I am currently reading the Mwindo Epic, a tale from the Banyange people in Congo. I really enjoy this book. This story was recorded in writing by Daniel Bebuyck, Amato Buuni and Stephano Tubi during a performance in 12 sessions on 12 days, performed by the Nyanga bard Candi Rureke sometime in the mid-1950s. It was then published in print, alongside with an introduction and a commented English translation, prepared by Biebuyck together with Kahombo C. Mateene, in 1969. A paperback re-edition came out in 1989 and is today available as a book on demand.
I am generally not very interested in fiction – with a few exceptions, however. As I was “weeding” out my bookshelf from time to time, most novels have gone, while essays, letters, autobiographies and similar types of non-fiction have become more. One of the exceptions are epics and mythological stories. I find on my bookshelf the Illiad and the Odyssee, the Tibetan Gesar epic, the Gilgamesh epic, the Edda and several other similar books, and the Mwindo epic is just the most recent addition in this section. Why do I like such books, with their sometimes strange and bizarre stories?
One reason might be that reading old epics and poetry, on one hand, has a dimension of scholarship in it. There is history, language studies and cultural anthropology involved. I belong to the people who find such stuff interesting. In the Mwindo book for example, I enjoy reading the introduction and the footnotes just as well as the main text.
Secondly, such texts, coming from a cultural context very unlike my own, are often somehow strange both in their content – sometimes quite bizarre from our point of view – and in their style, form and structure. This has an aesthetic effect of “defamiliarization” that I like. I have written about such effects in my article Verfremdung.
And I think there is a third reason why I feel attracted to this kind of texts. Typically, such texts come from oral (non-writing) cultures or from early stages of writing cultures that still have strong oral residues. In his book “Orality and Literacy”, Walter J. Ong writes (p. 68):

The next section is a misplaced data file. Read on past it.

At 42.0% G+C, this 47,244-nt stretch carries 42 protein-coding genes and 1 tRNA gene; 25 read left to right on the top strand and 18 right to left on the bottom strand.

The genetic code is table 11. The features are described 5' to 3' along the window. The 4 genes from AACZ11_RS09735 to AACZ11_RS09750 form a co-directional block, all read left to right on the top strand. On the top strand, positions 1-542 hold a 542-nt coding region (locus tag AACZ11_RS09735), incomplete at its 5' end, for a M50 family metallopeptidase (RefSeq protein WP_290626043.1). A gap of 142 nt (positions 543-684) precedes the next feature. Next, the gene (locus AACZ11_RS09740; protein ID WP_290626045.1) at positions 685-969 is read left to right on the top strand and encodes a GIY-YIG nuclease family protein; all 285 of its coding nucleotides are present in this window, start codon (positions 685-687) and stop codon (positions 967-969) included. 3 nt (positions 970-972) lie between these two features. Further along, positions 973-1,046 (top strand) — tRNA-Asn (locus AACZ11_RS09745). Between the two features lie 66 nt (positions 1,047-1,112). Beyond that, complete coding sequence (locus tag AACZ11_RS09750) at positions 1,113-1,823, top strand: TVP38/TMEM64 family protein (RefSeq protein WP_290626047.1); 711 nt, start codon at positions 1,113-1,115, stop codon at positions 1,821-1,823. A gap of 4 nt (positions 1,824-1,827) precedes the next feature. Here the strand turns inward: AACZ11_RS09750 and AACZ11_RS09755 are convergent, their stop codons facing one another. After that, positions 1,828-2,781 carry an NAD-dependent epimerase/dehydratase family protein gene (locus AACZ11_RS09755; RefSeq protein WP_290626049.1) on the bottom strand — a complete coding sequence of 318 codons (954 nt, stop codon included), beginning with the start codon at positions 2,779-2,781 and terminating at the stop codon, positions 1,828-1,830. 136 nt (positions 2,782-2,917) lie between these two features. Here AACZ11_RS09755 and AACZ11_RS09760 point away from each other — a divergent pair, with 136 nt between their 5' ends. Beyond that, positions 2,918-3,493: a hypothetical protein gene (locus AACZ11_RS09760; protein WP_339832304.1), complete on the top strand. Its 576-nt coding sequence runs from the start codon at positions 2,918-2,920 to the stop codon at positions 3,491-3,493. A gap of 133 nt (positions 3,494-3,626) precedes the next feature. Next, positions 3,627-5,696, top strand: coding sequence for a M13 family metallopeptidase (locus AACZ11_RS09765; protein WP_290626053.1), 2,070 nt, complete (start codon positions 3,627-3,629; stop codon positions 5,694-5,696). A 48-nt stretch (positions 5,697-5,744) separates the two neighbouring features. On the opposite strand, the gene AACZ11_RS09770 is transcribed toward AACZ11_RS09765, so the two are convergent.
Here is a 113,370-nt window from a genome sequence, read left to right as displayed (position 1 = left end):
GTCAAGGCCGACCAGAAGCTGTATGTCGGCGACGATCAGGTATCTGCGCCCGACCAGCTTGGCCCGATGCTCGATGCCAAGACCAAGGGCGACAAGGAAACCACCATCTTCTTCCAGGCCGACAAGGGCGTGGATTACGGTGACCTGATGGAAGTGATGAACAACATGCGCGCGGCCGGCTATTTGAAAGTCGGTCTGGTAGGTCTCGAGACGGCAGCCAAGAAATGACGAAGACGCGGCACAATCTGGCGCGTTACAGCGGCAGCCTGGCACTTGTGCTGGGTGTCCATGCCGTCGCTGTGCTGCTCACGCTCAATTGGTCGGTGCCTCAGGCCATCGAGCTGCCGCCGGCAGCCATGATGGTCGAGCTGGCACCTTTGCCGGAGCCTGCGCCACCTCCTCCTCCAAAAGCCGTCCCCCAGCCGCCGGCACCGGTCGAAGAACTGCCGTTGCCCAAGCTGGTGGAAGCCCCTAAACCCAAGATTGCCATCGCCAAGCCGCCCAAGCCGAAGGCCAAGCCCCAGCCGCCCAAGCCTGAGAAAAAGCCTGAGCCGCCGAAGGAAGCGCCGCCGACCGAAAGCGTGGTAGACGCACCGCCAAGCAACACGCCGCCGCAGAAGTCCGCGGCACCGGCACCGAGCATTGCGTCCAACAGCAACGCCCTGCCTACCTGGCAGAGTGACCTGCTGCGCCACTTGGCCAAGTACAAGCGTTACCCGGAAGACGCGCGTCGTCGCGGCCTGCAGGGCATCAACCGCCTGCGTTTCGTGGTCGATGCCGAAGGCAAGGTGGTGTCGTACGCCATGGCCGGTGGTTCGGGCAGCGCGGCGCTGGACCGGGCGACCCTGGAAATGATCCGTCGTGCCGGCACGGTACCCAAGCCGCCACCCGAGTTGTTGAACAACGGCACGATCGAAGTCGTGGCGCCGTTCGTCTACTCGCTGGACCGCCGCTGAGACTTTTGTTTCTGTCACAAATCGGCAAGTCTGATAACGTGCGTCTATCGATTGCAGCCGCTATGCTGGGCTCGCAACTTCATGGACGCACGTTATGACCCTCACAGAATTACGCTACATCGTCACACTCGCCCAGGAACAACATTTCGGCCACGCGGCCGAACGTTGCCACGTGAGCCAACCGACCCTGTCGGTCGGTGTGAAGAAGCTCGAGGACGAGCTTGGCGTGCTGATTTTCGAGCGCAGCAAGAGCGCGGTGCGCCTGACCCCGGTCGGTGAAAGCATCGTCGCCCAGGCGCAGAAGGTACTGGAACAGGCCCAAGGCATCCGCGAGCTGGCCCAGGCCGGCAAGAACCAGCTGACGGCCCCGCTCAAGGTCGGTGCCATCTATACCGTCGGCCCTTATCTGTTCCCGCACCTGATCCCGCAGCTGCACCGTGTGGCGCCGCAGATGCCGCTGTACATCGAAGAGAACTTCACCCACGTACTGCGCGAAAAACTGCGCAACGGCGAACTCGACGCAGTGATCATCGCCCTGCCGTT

Oral memory works effectively with ‘heavy’ characters, persons whose deeds are monumental…Colorless personalities cannot survive oral mnemonics. To assure weight and memorability, heroic figures tend to be type figures: wise Nestor, furious Achilles, clever Odysseus, omnicompetent Mwindo (‘Little-One-Just-Born-He-Walked’, Kábútwa-kénda, his common epithet).
On the other hand, in modern written literature, more realistic “round” characters with a subtle, realistic psychologies develop. Ong writes (p. 149):
…the flat, ‘heavy’ or type character yields to characters that grow more and more ‘round’, that is, that perform in ways at first blush unpredictable but ultimately consistent in terms of the complex character structure and complex motivation with which the round character is endowed. Complexity of motivation and internal psychological growth with the passage of time make the round character like a ‘real person’.
In the development of western literature during the 19th and 20th century, “round” characters with more subtle psychologies appear and moreover, the psychology of the characters and their interactions becomes a central topic of the literature in this period. Many modern readers might find old-style epics less interesting exactly because their characters are “flat”. For me, it is the other way around.
In a previous article, I had already noted that – probably due to my personality structure – I seem to lack some of the sense for such psychological subtleties and, as a result, such books “don’t talk to me”. This kind of psychology, however, is lacking from the traditional epic and some other comparable types of stories.
These stories have different topics. Mwindo kábútwa-kénda and polú-tropos Odysseus (Odysseus of many ways) might be flat characters lacking realism, and these stories might not contain much of everyday, realistic psychology. But in a sense, while they are not yet philosophy, such stories are on the same dimension as some types of philosophy, capturing, within the horizon of their respective cultures, some basic aspects and experiences of human life and existence. And that is probably the 4th reason I am interested with them.
Besides that, they are just entertaining, at least for me.
(The picture, showing an episode from the Odyssee, is from http://commons.wikimedia.org/wiki/File:NAMA_Ulysse_%26_sir%C3%A8ne_1.jpg.)